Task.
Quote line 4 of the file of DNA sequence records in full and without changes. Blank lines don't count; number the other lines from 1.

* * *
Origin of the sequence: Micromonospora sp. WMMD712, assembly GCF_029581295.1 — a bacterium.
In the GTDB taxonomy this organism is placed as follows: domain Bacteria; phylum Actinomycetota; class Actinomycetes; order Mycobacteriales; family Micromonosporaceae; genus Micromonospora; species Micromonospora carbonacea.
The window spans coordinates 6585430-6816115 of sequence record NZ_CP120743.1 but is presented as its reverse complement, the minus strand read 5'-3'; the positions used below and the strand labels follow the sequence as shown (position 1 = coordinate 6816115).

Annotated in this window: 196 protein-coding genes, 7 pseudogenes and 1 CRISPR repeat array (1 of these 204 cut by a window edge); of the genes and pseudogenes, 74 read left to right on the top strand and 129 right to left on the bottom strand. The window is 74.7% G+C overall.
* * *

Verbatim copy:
Annotated in this window: 196 protein-coding genes, 7 pseudogenes and 1 CRISPR repeat array (1 of these 204 cut by a window edge); of the genes and pseudogenes, 74 read left to right on the top strand and 129 right to left on the bottom strand. The window is 74.7% G+C overall.